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COLORADO MAKES A RECORD.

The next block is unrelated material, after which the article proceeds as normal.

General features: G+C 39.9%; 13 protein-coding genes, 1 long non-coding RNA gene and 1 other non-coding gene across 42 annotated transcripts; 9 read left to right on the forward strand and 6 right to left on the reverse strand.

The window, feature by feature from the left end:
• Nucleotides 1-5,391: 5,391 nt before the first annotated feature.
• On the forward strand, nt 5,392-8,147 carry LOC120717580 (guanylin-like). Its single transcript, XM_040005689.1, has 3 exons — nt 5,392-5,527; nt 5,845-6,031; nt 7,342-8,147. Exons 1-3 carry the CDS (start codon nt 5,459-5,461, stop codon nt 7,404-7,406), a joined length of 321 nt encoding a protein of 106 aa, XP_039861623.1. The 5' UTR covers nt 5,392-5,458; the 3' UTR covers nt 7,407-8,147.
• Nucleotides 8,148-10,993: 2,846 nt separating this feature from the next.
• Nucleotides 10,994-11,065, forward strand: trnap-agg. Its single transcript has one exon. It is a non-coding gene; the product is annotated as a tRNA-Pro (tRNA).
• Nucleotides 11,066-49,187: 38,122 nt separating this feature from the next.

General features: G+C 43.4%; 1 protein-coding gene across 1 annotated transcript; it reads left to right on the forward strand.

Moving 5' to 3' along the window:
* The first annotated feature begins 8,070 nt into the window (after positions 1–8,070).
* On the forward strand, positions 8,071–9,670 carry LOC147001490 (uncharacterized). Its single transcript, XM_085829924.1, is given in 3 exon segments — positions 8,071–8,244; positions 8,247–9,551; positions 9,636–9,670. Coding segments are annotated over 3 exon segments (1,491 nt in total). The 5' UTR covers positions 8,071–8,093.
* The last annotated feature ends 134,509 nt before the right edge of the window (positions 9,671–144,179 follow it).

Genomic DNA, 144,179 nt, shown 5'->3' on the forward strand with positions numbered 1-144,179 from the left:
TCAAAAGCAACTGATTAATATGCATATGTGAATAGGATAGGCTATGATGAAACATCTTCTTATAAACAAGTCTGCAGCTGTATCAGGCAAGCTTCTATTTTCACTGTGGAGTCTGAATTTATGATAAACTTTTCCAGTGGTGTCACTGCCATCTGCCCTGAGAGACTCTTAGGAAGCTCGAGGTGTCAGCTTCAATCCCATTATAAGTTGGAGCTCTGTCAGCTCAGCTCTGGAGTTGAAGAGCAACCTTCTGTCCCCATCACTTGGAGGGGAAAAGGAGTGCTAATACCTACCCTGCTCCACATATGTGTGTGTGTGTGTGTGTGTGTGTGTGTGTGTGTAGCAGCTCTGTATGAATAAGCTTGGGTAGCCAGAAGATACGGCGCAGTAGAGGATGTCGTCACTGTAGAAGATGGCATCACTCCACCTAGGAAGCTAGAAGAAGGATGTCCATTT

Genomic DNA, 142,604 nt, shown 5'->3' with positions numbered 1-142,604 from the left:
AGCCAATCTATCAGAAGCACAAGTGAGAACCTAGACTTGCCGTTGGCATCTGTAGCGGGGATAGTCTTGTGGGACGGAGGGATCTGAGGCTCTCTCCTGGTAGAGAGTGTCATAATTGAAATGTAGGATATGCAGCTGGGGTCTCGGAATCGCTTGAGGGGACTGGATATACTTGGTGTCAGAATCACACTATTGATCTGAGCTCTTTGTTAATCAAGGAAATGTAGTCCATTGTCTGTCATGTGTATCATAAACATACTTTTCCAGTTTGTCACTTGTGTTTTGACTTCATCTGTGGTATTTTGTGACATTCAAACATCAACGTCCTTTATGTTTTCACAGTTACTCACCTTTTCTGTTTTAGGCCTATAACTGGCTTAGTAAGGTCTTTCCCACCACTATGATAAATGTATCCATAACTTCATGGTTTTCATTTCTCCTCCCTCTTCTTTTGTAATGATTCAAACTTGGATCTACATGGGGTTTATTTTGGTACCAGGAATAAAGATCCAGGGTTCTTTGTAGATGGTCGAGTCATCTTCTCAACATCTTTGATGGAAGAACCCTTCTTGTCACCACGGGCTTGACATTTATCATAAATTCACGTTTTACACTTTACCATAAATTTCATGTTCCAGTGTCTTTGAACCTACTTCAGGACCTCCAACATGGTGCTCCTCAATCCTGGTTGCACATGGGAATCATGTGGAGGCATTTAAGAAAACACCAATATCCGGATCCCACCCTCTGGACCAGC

The Gold Output for 1899 Was Over Million Dollars. The Rocky Mountain News gives the following ligures on the output of Colo rado’s mines for 1801): Colorado’s gold production in 1890 was $31,329,050. In 1808 it was $23,- 512,819. In 18JK) it was $4,010,220. The increase since 1800 is nearly 700 per vent. During the years from 1882 to 1802 the gold product of the whole I'nited States varied from $32,500,000 in 1802 to $33,000,000 in 1803. In an in terview u few days ago, Director Rob erts of the I'nited States mint said: “The world does not depend upon the Transvaal for its stock of gold. Colo rado will produce more gold in 1000 than all North America yielded ten years ago. Cripple Creek is up to the record of the Transvaal tite years ago.” Of Colorado’s $31,320,050 gold pro duction in 1890, Cripple Creek yielded $20,000,000. The mouths of November and December in Cripple averaged at the rate of $32,000,000 a year. That ramp alone will produce at least $30.- .000.000 in 1900. It. began its active ea ■* reel* in 1802 with a production of SBOO.- 1100. Silver production in Colorado in 1800 was $12,(580,250. against $13.(500.2(55 in 1808. The decrease was due to the partial closing down of some smelters for three months on account of a dif ference with their men on an eight-hour day. • Dead production increased from $4.- 221.131 in 1808 to $4.(541,529 in 1809. Copper production increased from SL -413.13(5 in 1808 to $1,854.22(5 in 1800. The search for copper Is stimulated by the demand for electrical purposes in all parts of the world. Zinc and nianganiferous iron—the lat ter in demand for steel fluxing-- netted $577,500. Neither was utilized until two years ago. Zinc in ores was penal ized at the smelters instead of return ing revenue. Processes for its extrac tion are being satisfactorily developed, and its importance will increase. The total of gold, silver, lead, copper and zinc in 1800 was $51,082.5(57. com pared with $42,837,351 in 1808. The grade of gold ores handled was higher in 1800 than in 1898. for the rea son that the mills and reduction works were unable to treat the Ilood of ore which poured from the mines, and pref erence was given to the higher grades. 'This is particularly true of Cripple (’reek, when* ore bins, sampling works, mills and runways were blocked with ore. Large additions to reduction works and smelters have gone into op eration during the closing months of the* year, other additions are nearly completed and half a doVlen new plants are about to be built. The mill and smelter capacity ait the end of 1900 will be good for just about twice as many tons of ore a day as at the lwginning of 1800. The gold output of the state in 1000 may reach $45,000,000. Dividends paid by Colorado mines ' producing gold and silver and the allied metals—lead, copper and zinc—during 1800 were $11,777,0(54. or 4 per cent, on $294,441,(500. The dividends paid in 1808 were $0,150,392. or 4 per cent, on $228,984.8(H). The Increase in dividends was $2,018,272, or 4 per cent, on $05,- 450,800. The coal production in 1800 was 5,- < (HM).(HH) tons. At a mine price of $1.75 a ton it was worth $8,750,000. The pro duction in 1898 was 4,000,000 tons, worth S7.OO(>.(HM>. In 1889 the produc tion was 2,373,954 tons. The Iron produced in 1800 was worth $7,(581,719. The production of 1898 was $4,532,243. In four of the metals produced from : Colorado ml new the state presents new records for value. The metals in point are gold, lead, copper and zinc. The exception is silver, which was more ef fected by the smelter shut-down last summer than any of its sister products, as the shipments of ores from the lead ing silver districts was almost totally susi>cnded between June 15th and the middle of August. The total for the year—ssl.oß2,2(s7—is based upon tin* re vised mint returns for 1898. The gain in the grand total for the year, compared with 1898, reads SB.- 244,916, or close to 20 per cent. Of this Improvement $7,81(1,237 was in gold alone, this metal showing an increase over 1898 which exceeded 33 per cent. 'Plio drop in silver, in spite of a gain in price of 1.(5 cents per ounce, equaled $1,010,009, based upon a decrease of 2.- 155,9(50 ounces, or 9 per cent, in tin* quanitity extracted from the ores. The gain in lead value was $420.- 398. due to the advance in price. f >\vhile the increase in copper value reads $441,090. also attributable to the advance in quotation, the smel ters paying an average of $2 per unit of twenty i>ounds, as compared with $1 per unit in 1898. In both copper and lead there was a decline in quantity, the result of the smelter shut-down. If (Tipple Creek alone produces $30.- (HK).OOO in 1900—and this is tin* general ► estimate—the state’s grand total for the closing year of tin* century will not Im* less than SO7,<HM>.tKM>. and may reach $70,000,000. which excels the average yearly production of the mines of the world—gold and silver combined—for the period between 1811 and 1850. when tin* discoveries of gold In Cali fornia gave a marked Inqtetus to min ing and to commerce in general. Hold I’rodurt by CountlcM The table which follows Is based prltnarilly upon tin* report of tin* direc tor of tin* I'nited States mints for 1808. which was furnished this otliee in June last. The gains and losses as com pared with the mint figures are calcu lated from the News’ county and dis trict re|s>rts for 1899. It will lie seen by glancing at the table (hat the heavy gains were scored in camps least af fected by the smelter shut-down of last summer. I're-eminent in this list stand tin* (’ripple (’reek district and Ouray county, in which the Increase for the year exceeds S7.<HM),(HM>. Teller county, which covers the Cripple Creek dis trict, Is fairly supplied with chemical plants for the treatment of low and medium grade ores. When tin* shut down was prevalent the high grade Cripple Creek ores and also those from the Ourav district were handled at the Omaha. Chicago and Argentine works. .••t*d also at the Philadelphia plant in r pueblo and the Argo plant In Denver. Clear (’reek. Gilpin. Lake and Summit veer favored by the local sampling plants, which continued to purchase as usual while tlm syndicate smelters were closed. In San Miguel, Mineral and San Juan counties there was al most a total blockade of ores, or a sus pension of mining, from the middle of June to the middle of August. Hence the losses In those districts, ami in many of the smaller ones, as compared with 1898. 1898. 1899. Boulder $ 581,300 $ 523.170 Clear Creek. . . (505,528 (5(5(5.080 Chaffee. 227.494 238,8(58 Conejos 18.339 17.423 Dolores 88.281 97.109 Cagle 30,5(53 32,091 '%ilpin 1.984,740 2,182.554 Gunnison 80,982 7(5.933 Hinsdale 51.270 48.707 Cake 2.051,835 2,257.018 Larimer 11.149 11.70(5 La Plata 30.377 33.414 Mineral 4(5.370 30,022 Ouray 852,55(5 2.250,000 Park 159,485 143,537 Pitkin 70.9(57 (57.419 Routt 12.757 12.120 Saguache 19,6(50 18.(583 San Juan 1,132.581 951,3(59 San Miguel. . .. 1.570.(5(50 1.258.128 Summit 343.790 430.000 Teller 13,507.244 19.950.000 Ten counties. . . 33.470 31,805 Totals $23,512,819 $31,329,050 Anolhor INI Incite. The Denver Republican gives the fol lowing estimate of the value of Colo rado’s output for 1899: Gold- $33,000,000 Silver . 15.500,000 Ivcad 5,902.154 Copper 1.750,000 Ziue 1.000,000 Total $57,152,154 Dividend* From .‘(lines. During 1899 the mines of Colorado paid dividends aggregating $11,777.(5(54. ’Tills tot'd is made up from the coun ties as follows: Clear Creek $ 420,000 K1 Paso 4.171.131 Gilpin 1(55,000 Lake 1.255,000 Mineral 1.220JKH) Ouray 1,220.000 Pitkin 340,000 San Miguel 550.(HK» Summit 81,000 Total $9,422,131 Tin* above ligures are from tin* re ports publicly made, and to them should lie added about $2.fK)0.000 prof its received from mines owned by hull viduals. and not published. (Sold and Sliver by Countl«*. Gold. Silver. Teller $19,950,000 $ 50.000 Lake 2,257.018 4.209.000 Ouray 2,250,000 910.07(5 Pitkin (57.419 2,200.922 Gilpin *... 2.182,554 195,8(58 San Miguel ... 1.358.128 999.052 San Juan 951,3(59 513.030 Clear Creek ... (5(5(5.080 959,63(5 Mineral 30.922 1.(522.143 Summit 430,000 2(5(5,350 Boulder 523.170 47.934 Hinsdale 48.707 114.040 Dolores 97.109 2(59.899 Chaffee 2518.8(58 52.154 Park 143.537 109.9(52 Gunnison 7(5.933 84.55(5 Eagle 32.091 43.292 Conejos 17.423 1(5.478 La Plata 33.414 Saguache 18.(583 Larimer 11,706 Routt 12.120 Other counties. 31,805 11.407 Total $31 .329.( K50 $12,680,256 Copper and l,ead. Copper. Lend. Lake $ 967.666 $1,554,494 Ouray 127.321 121.922 Pitkin 700 005,057 Gilpin 95,(5.33 52,905 San Miguel 44.93(5 218,804 San Juan 275.(MM> 550,000 Clear Creek 4.3.117 254.4(58 Mineral 2.000 178.153 Summit 2.224 212,972 Boulder 2.537 S(H) Hinsdale 14.118 374.483 Dolores 19,752 27.415 Chaffee (5,9(56 100,090 Park 2.845 74.412 Gunnison 16,1(57 70.072 Eagle 9.(551 73.015 La I Mat a 3(H) Saguache 2.000 6,045 Larimer 3,(593 Itontt 5(55 other counties. . 2<M5,5(>0 168,097 Total $1,854,220 $4,041,529 IftHbclla'H Itleb Shipment. M’he official returns from the smelter were received lasi week at the otfiees of the Isabella Gold Mining Company on the recent shipment of ore. The amount received from the smelter, after deducting the freight and charges for treatment, was $219,090.92 for twenty-seven tons. The ore was settled for on a basis of .399 ounces of gold and 24.08 ounces in silver to each ton. 'The Pueblo otllec. at which the busi ness of the Cripple (’reek district and also of tin* large coal district of south ern Colorado must lie done, stands, as it has for a number of yearn, at tin* head of all (lie land offices of tin* coun try in the volume of mineral laud bus iness done. ’The increase for tin* year Is about S2I.(NHI. Following are tin* mill) lier of entries: No. of Entries Agricultural land tin Coal lauds 14 Mineral land 350 Tlmls'i* and stone lands 1.3 Original desert lands 12 Pinal desert hinds iti Homestead entries, original. ... 4(53 I loan stead entries, filial 250 Timber culture entries. Huai 40 (Vml dcela rut lons p; Mineral applications 149 Mineral ail verses :;q it* K 4 r\ oir d( lit rat lon it 'Timber and stone declaration. .. . 1.3 Total 1,452 NEARLY THREE MILLIONS. Cripple Creek Breaks the Record With Its December Output. The gross value of the mill and smelter shipments of the Cripple Creek district for the last month of the year amounted to $2,814,200, which brings the total value of the output of the camp for the year to $20,(H)0,000. This represents a greater money value than has ever been produced in any mining district In the state of Colo rado in one year. 'The tonnage during the last month both in smelter and mill ores was greater than any other month during the year. During tin* month the rich est carload of ore ever shipped from any mine in the world, and double the value of any carload shipment from any mine in tin* state of Colorado, was sent out from Cripple Creek. 'This carload was from the Isabella mine, and returns were received from the smelter yesterday. 'The shipment con sisted of a few pounds less than twenty-seven and a half tons and was valued at $219,522. 'The total tonnage for the month amounted to 4(5.500 tons. The daily average was 1,500 tons of the value of $90,780. 'The output in detail from the various reduction works and smelters is as follows: Colorado-IMiiladelphia, 9.0(H) tons, value $350,000. Metallic Extraction Works, 10,000 tons, value $220,000. El Paso, 3.500 tons, value $130,000. Miseellaneons, including Economic, Detroit, Oneida, etc., value $(14.2(M). Smelters, tons, 22,000. value, per ton, S9O: value of ore. $1,980,000. Rocky Mountain News. The gross value of the ore produced each month of the year was as follows: J a nua ry $ 1,55( ux H > February 1,250,000 March. 1.444.5(H) April 1,450.000 May 1.625,(MX) June 1.100.0(H) July 1.150.000 August 1.335,300 September 1.731,000 October 2.009,000 November 2,550,000 I lecemher 2.814,200 'Total $20,000,000 'The decrease in June. July and Aug ust was dee to the smelter strike, which knocked at least $1.000.(HH) off the year’s output. 'The production of November was at the rate of over $30.- (Mso.oiio a year and the production of December was at the rate of more than s33,7<ki.(MK) a year. Increased milling facilities came into play in those months and further additions to old mills and building of new ones will largely increase tin* milling and smelt ing capacity for UX)O. 'Tile production of tin* district for 11KK) will certainly reach S3O,OO(MMM>. and may considerably exceed that sum. l.t’U'l Yillf’K Output. 'The Herald-Democrat gives the fol lowing ligures on the output of Lcad ville for 1899: Gold $2,105,222.23 Silver 184.108.40.206 Lend 2,213,258.85 Popper 538.217.91 Spelter 528.762.00 Manganese 54.785.50 Bismuth <estimated) 10,(MH).00 'Total $9.(572,374.(51 II calls attention to the fact that this total would have been a third larger had it not been for the three months’ blockade of the railroads and mines by snow, the smelter strike* and the short age* of ears during the fall. More than 6,000 men are employed in the mining Industry at tin* present time, an increase of 2,(MM) over last year. Hllpln County. 'Hu* Register-Gall, in its annual r<*- view. places tin* product of tin* county at $3.83n.2(M>, showing a gain of about $100,(MK) in gold over last year. In its introductory It says: “Never in tin* history of mining for flu* precious metals in Gilpin county has tin* future been as bright as it is at the close of the present year, and while the yearly production for the last year has shown a steady and healthy Increase, the coming year may he relied upon ns a record-breaker, and will show a greater increase than for any year In the history of mining in the county.” Clear Creek County. Gold $1,892,047 Silver 1.437.050 Lend 2.30.(M50 Copper. 82,120 Iron and zinc, neutral basis of 10 per cent. Total $3.(542,177 I 'The year of 1899 comes to a close In Clear Creek county with greater activ ity than ever l»eforc known for tin* lower part of tin* county. 'The record which is given above is conclusive of the prosperity which the county Is en joying. t tah’M Output for 1 HIM) Wells, Cargo & Co.’s annual state ment of tin* mineral product of Ftah for 1899 shows: Value. Increase over 1898. Copper $ 1.24(5,(KM) $819,399 Lead 2.791.869 351.871 Silver 4.(512.351 298.497 Gold 3.465.329 3(57.320 'Total $12,025,540 Computing the gold and silver at lheir mint valuation and other metals nt their value at the seaboard, it would increase tin* value of the product to $19,027,998. Itlnlio IncrcuMcd th* Hold Output. 'Tin* total production of metals in Idaho during the year is estimated at $13.(523,448, divided a* follows. Gold $2,500,900 Silver (5,193,928 Lead 4.900,4 1o Copper (50,(MM) 'The gold production increased from $1,895,5(5(5 in 1898. 'The production of silver mid lead was seriously Interfered with by the disturbances In the Coetir d’A Idles in the early summer. 'The To tal of all metals for the year Is practic ally tin* same as last year. Tin* now camps like Buffalo Hump and 'Thunder Mountain have not ygt begun to produce, blit a number of new districts are expected to run the next year’s production of gold tip con siderably. CHICAGO’S DRAINAGE CANAL. Completod at a Cost of 533,000,000, It I( Now In Operation. Chicago. 111.. Jan. 2.—The $33,000,900 canal, at present used for sewage, but ultimately to in* a ship canal, is in use to-day, after seven years of hard work by the trustees of the sanitary district, which is the name of a corporation in cluding the larger part of the city of Chicago and many of its suburbs. At least the Chicago end of it is in use. but the water lms not yet reached the other end at Lockport, Illinois, and j will not reach It for several days. The canal has been built to carry , 300,000 cubic feet a minute, but only 1 about 50.900 cubic feet a minute will be admitted until the channel is full. If the Chicago river had been turned into the empty canal at the rate of 300,000 feet a minute the engineers would have feared for the safety of the numerous bridge piers In the canal I channel for the controlling works at I Lockport and the city of Joliet, forty miles away. There would have been i also great danger in the Chicago river , from a sudden fall of water and a con- j sequent inriishing from Lake Michigan. About Wednesday at noon the water is expected to reach Lockport. and about four days from the time the flow be gan. according to tin* estimate of the chief engineer, the canal will be full and the water will begin to run over •he sills at tin* gate of Lockport, twen ty-eight. miles from Chicago. There it will fall Into the Desplalnes river and then into tin* Illinois and Mississippi rivers, and so finally Lake Michigan will shake hands with the Gulf of Mex ico. Chicago people are already eagerly watching tin* effect on tin* Chicago riv er of the opening of the canal. This stream, which is so objectionable in its present condition, is expected to he comparatively pure, and certainly to lose all its features objectionable from a sanitary standpoint when the pres ent stagnation gives way to a full, strong current from Lake Michigan. THE BOERS REAPPEAR. General French Huh to Defend Himself. Renshorg. Jan. 2. - The success of General French’s brilliant coup yester day was suddenly* and unpleasantly clouded tills morning by the unlooked for reappearance of the Boers in con siderable numbers. While the cavalry was patroling the outskirts of (’olesherg, scarcely expect ing an encounter with more than a few stragglers of the enemy, there was a sudden outburst of cannonading from tin* positions the Boers had vacated so hurriedly. The patrols gave warning aud the lighting hereabouts is by no means over. 'The quick tiring guns which wen* supposed to have been dis abled, dropped shells all around us. too dose for comfort, and our outposts re tired. but we bold our position south of (’olesherg. Desultory firing contin ues. General French’s intention to oc cupy the town to-morrow will probably he postjioncd. A supply train without its locomo tive. standing on an incline of the tracks between our camp and the en emy, was set in motion to-day, presum ably by treason, and the loaded ears speedily traveled do*vn the grade to ward the Boer lines, soon coming in range of tin* enemy’s guns, making the train’s recovery impossible. Both sides opened lire, our guns aim ing at the quickly disappearing ears. One well directed shell derailed the leader of tin* train, but the loaded cars are in the hands of the enemy. Position of Mormon Church Salt 1 tali. Jan. 3.—The Deseret News, tin* official organ of the Mur- j •non church, publishes a significant edi torial. Indicating a change of policy with reference to polygamists that will probably prevent any future agitation similar to that aroused by the Roberts i ease. The News, after urging all elusses of citizens to make concessions, get together and work for the advance ment of the state, says: “Due thing should lx* understood aud clearly made manifest. Defiance of the law is not to 1m» encouraged by any class or fraction of the community, ll cannot. In* permitted long without legal action. Laws are enacted to ho obeyed. If they are obnoxious to the isipnlar sense or Injurious r to society, • hey should ho repealed. At any rate • heir infraction should not lx* Haunted in the face of the public. The willful violation of existing laws must in the •••Mure of tilings bring trouble upon flagrant transgressors, and at least they will be placed at a great disadvant age.” Tills editorial is construed by all to ! mean that hereafter no polygamist must he elected to office. Tills rule will retire a great many prominent men of both parties from politics. An Enormous Bank Capital. New York, Jan. 2. 'The National City Bank, which is the institution through which the money trust either tightens or relaxes its hold upon the money of •he country, will shortly have a capital of SI9,(HHI.(HM). which will make it tin* largest hanking institution in tin* Full ed States. Heretofore It has had a capital of only sL<mni.ooo. Of all tin* hanks in North America. •he National City Bank will, in tin* size of Its capital, lx* exceeded only by tin* hank of Montreal, which lias a capital of $12,909,(MM), and a surplus of $0,090.- (MM). The decision to increase the capital of the National city Bank was reached to-day at a special meeting of the stockholders, of the total mimhcr of shares outstanding (lo.ihnu there were represented in person and by proxy. 9.287 shares. By a vote of 9,247 shares in favor aud no shares against it. n resolution was adopted providing for Mu* Increase In the capital from sl.oou 9(H) to SIO,OOI >,(MM). No Slaves or Priests in Guam. Manila, Jan. 3. A naval officer who lias arrived here from Guam brings u proclamation Issued by Captain Leary, naval governor of that island, decrce- Ing the absolute prohibition and total abolition of slavery or plottage, tin* or der taking effect February 22m1. 'Tin* prologue of the proclamation de clares that the Spanish system of peon age. amounting •«» slavery. Is a menace •«» popular liberty and a violation of tln prlvlh ges guaranteed by the AmericMU constitution. Captain Leiirj also deported all tie* Spanish priests for reasons which Were suMMeiii to him. AGAINST THE GOVERNMENT. Judge Parker Decide That a Dam May Be liullt on the Rio Grande* Albuquerque, N. M., Jnn. I.—Judge W. P. Parker of the Third Judicial Dis trict Court is iu the city to-day ou his way to the session of the Supreme Court, which convenes iu Santa Fe this week. During the day the judge mailed to the clerk of the court at Las Cruces his decision and findings in the famous case of the United States of America versus the Rio Grande Dam and irri gation Company et al., being the suit j brought by the government to enjoin the defendants from constructing their dam and reservoirs at Elephant Butte, in Sierra county. New Mexico. The judge renders ins decision against the government, dismissing the complaint ! and dissolving the injunction. In his opinion, the judge says: “There is no direct testimony tn tills ! case showing that anv given quantity , of water in the Rio <£ande passing El 1 Paso reaches Rio Grande City, the i head of navagatiou, and there accom : plishes any certain effect upon the nav igability of the stream: that the waters of the Rio Grande passing El l’aso oc : easionally in seasons of high and pro tracted floods reach Itio Grande City, the head of navigation in considerable quantities seems probable, but that they reach that point in quantities suf ficient and in such form as to substan tially add to the navigable capacity of tlie stream is not satisfactorily es tablished by the evidence, »or can such a conclusion in* satisfactorily deduced therefrom. I therefore lind tfrftt the in- I tended acts of the defendants hi the construction of a dam or dams or reser voir and iu appropriating the waters of the Rio Grande will not substantially diminish the navigability of that stream within tlie limits of present navigability ” It is thought (he United States attor ney general will order an appeal of the case taken to the Territorial Supreme Court. AMERICANS PUSHING SOUTH. Drive PhlMi l. o . From Cabuyao After a Sharp Fight. Manila. Jan. 2.—The first movement of general southern advance occurred this morning, when two battalions of the Thirty-ninth infantry landed and occupied Cabuyao. on tin* south side of Iveguna de Kay. Two Americans were killed and four wounded. Twenty-four of the enemy’s dead were found in one house. One hundred and lifty prison ers and four six-pounder rapid lire guns were captured. The gunboat I.e fiuna de Kay bom barded the town before the disembrak ation of the troops from cascoes, which was made under tin* enemy’s shrapnel fire. The enemy evacuated the place before the charging Americans, retreat ing to Santa Itosa. to which town they were pursued. Heavy fighting occurred along the road to Santa Itosa. which was occu pied by the insurgents retreating south* toward Silang. The Americans burned the country between and around Ca buyao. Yesterday’s capture of Isnubs in volved the seizure of documents in culpating a thousand Filipinos, who in tended to rise against the Americans. Papers were also found showing a dis tribution of the city into districts and a careful assignment of leaders and followers. The precautions taken by the Americans on Saturday, it is now evident alone prevented an uprising. The provost marshal has requested two more regiments to Ik* detailed for the protection of Manila. Three thousand troops are now actually in the city. VOLUNTARY ARBITRATION. Plan to Prevent Strike* on lluildliiKM In Chicago. Chicago, inn. 1. A permanent arbi tration board, to settle all differences between labor unions and contractors and the averting of a labor war was practically assured to-day. At the mooting of tlie Ruihling Trades Coun cil tin* report of the Joint conference committee representing the two organ izations was accepted. The principal recommendation of the conference committee was the cstaß bailment, of n permanent arbitration board. This honid will consist of eleven members and adjudicate all dlf fleultiaes that may arise. Plans for the formation of tills board as recommend ed by the committee show a few changes from the original scheme pre sented by Martin R. Madden and ac cept <hl last Tuesday by the committee. The principal change was tlie recom mendation that all dltlh'\ilti<‘s must lie settled within one day. This was made at the request of ihc Ruihling Trades Council delegates, in order that con tractors might not lie given an oppor tunity to complete jobs while tlie trouble that bad arisen during their erection was settled by the arbitration board. Another change made ni tlie request of tlie tailoring men was tlie in. sertlon of a clause providing that tlie eleven men sliould not lie a judge. The acceptance of the plan settles the question of sympathetic strikes, and if nil the troubles are arbitrated there will be no necessity for any Kind of u strike except as a last report. MILLIONS FOR THE UNIVERSITY Ilockrfeller** I’nl Institution (let* h ||| k Lift. Chicago, Jan. 1. The University of Chicago lias received a Ni w Year's gill of $3,370,000. President Harper will make tlie announcement to-morrow at the quarterly convocation of tlie Uni versity ill Studcbaker hall. The presi dent hoped to announce that the uni versity would be $1,000,000 richer, but lie bus not been able to raise tlie $315,. 000 which, duplicated by John D. Rockefeller would make up tliui amount. However, Mr. Uockefellei bad wired that lie will extend tlie limit three mouths, and iu Knit time Dr. Harper thinks lie Is reasonably sure of getting the rest of the money, as lie has several large donations iu prospect. Four years ago Mr. Rockefeller gave the University a sl.o<to,ooo present mid promised to duplicate every amount do. tinted before January I. itrno. up to $2,000,000. One year ago Dr. Harper bad secured $1,135,000 from various sources to apply on the s2.inmi.imm\ Since then this amount has been raiiwsl sr.rs u n n i. It Is understood that much of the money Ins coi n- from business men of Ibis city. BEET ROOT SUGAR. It Comprise * Two-Thirds of the World’s Product. Two-thirds of the world’s sugar crop Is now produced iu beets. None of the other foodstuffs has seen such rapid de velopment. In 1854 the total product was less than 182,(XX) tons. Ten years later it was about 500,000 tons. Iu 1871 it reached and passed the 1,000,- 000 mark. From that time on there was a gradual Increase annually, as the cultivation of sugar beets developed in the different countries of Europe, until in 1808 the product reached the total of 5,000,000 tons a year, more than twice as much as was, produced from eaue. The estimated crop for the present year will reach 5,510,000 tons. Mormocism Is a blot upon our land—-a symptom of governmental ill-health. The right laws would act upon it as Hostetler’s Stom ach Ritters does upon constipation, or dyspepsia. They would quickly restore healthy purity; and this is just what the Ritters does for the human con stitution. It makes the stomach strong by curing indigestion and biliousness. New York newspapers mro growing mod est. None of tln-m has elulmeU the c redit of the British defeat at the hands of the Boers. 44 An Empty Sack Cannot Stand Upright." &Ceither can poor, 'weak, thin blood nourish and sustain the physical system. For strength of nerves and muscles there must be pure, rich, vigorous blood. Hood r s Sarsaparilla is established as the standard preparation for the blood by its many remarkable cures. Jfcccti Swuafmid^ Berrys pSEEDS ■ grow paying crops boeauso they're I I fresh and ultvayi tlie best. For I H sale everywhere. Refuse substitutes. ■ I Stick to Ferry'. Srxh and prosper. B ■ 1000 Seed Aunuai freo. Write for It. I I D. M. FERRY & CO.. Detroit. Mich. H Denver Directory. < Loguk •‘TOO. 1-owo.it l’rlooi Fred Muellur. 1413-1419 lairbuer lluromotors. Therra- MZWm iTTWFBk emu-tern. Kiel-1 A Up- Llano*. Ulnocn wHPaianifirlHHr passes. Microtojpos. OXFORD HOTEL. Depot. Fireproof. (J 11. Morse. Mgr., J. W. TcnEyek. H. A.Triplett. BROWN PALACE HOTEL tSSVSff&i European and American plane, llAOand 13 and up. FIDELITY SAVINOS subscribed t apita 16,000,000. Pay* 4 tofl per ct. on deposits. Send forrulu POST GOOD PHOTOS Fifteenth and 1 Lawrence- Bond ui your Kodak work ffIHECREELEY NURSERIES. I Oldest, farthest North. Hlshest and only general | propagators In the nrld West. Uiu Inducements to good ni:onlf. Catalogue and prlou list free Central Business College, SHORTHAND AND TKI.KC4HAPII V. SOS l(!th St.. Cor. of Stout. Indorsed by Governor Thotnns. May or Johnson and hundreds of Denver nierebunL* win* have our students In their employ. Twenty of our students now employed In Denver Hanks. The J. H. toonigomer;' Mach. Co, 1220-30 CUFITIB ST. DENVER, COLO. If* ALSO HANDLE THE I.ABGRBT STOCK OF SECOND-HAND MACHINERY IN THE WEST. OVER 2500 GENUINE SNAPS. A SUBSTANTIAL PROFIT will be mde Ik every > erof I,n Porte properly. First. go eiulsuloln Febru ary Imp. la I'ortc, T.*u.t, U a'stint-d to Dt the futuhi art uri Oiiportoftba Uulf ol Mcxn o l- vi . \ funner, men bant nnd inutiuf; t-itii• r «»i t e rule I stnt« s west of th" »l's ■ - -s11*1» I i »er i directly Intern* >l hi l.u Port* \ -in 11 Invest ment wi I let urn l.u • . ; - profit-. Write lor FREb Folder. Mu;it nn J Ait Book to AMERICAN LAND COMPANY, lUII Mochaon Ct., CHICAGO. YOUNG MEW. If you have uiilirv to »• «• -1.• tiy all tlie "CurSS" yon Msy know <>r hi-iir or. it , wi -i, tu nm th» rlmih* of m Itlnu n wtl n-tIII. l.u > I • 'III. I (lona whh-h »r» mii I Uj urn In K to « ila>»< 1 inn it >mi • <nt s teinedv wliirh Is Miiwiiit.lv so In nml «l ... o to »«-r fails vara uiinatura. dlseliaitfto. no ni:itii i ' - rioii. <>r of how lon* aland ti'tt tliu i sm li ny In . i.i l “PAHS I *S OKAY SPECIFIC” No case know n It hua e\ rr tailed tn Cure. N'oiMiur like It. Iti-sult- a.lonieh the diN-tors, dnifrclatt anu all who hsre ih'<k ion top . n ian iw taken without Inconeenlencwor detention from lnisiie-se. Fries, $3.00. Km eitlw liv nil relishli- dmifirl-t«. or «.* » |ir*-;isid by It,, pit-ss, plainly wis|i|m-iI on rts-eipt of prtos by PABST C'-IL -.. ICAL CO. Circular mailed on rsuio-d.. CIUUAOa. lU. CARTER'S INK Urow up with 1L SHEEPMEHL~ Writ* us lor market report -on sheep ami lambs Tonr • ontlgnini-iits suiiiet'-d to aim in * Nimtii. the on'y Fc liislvfl Sheep L'utnm •• ori totiipany at the best • heap market Iu the world Kansu.« It) block lan a. : Thompson's tyo ffattr.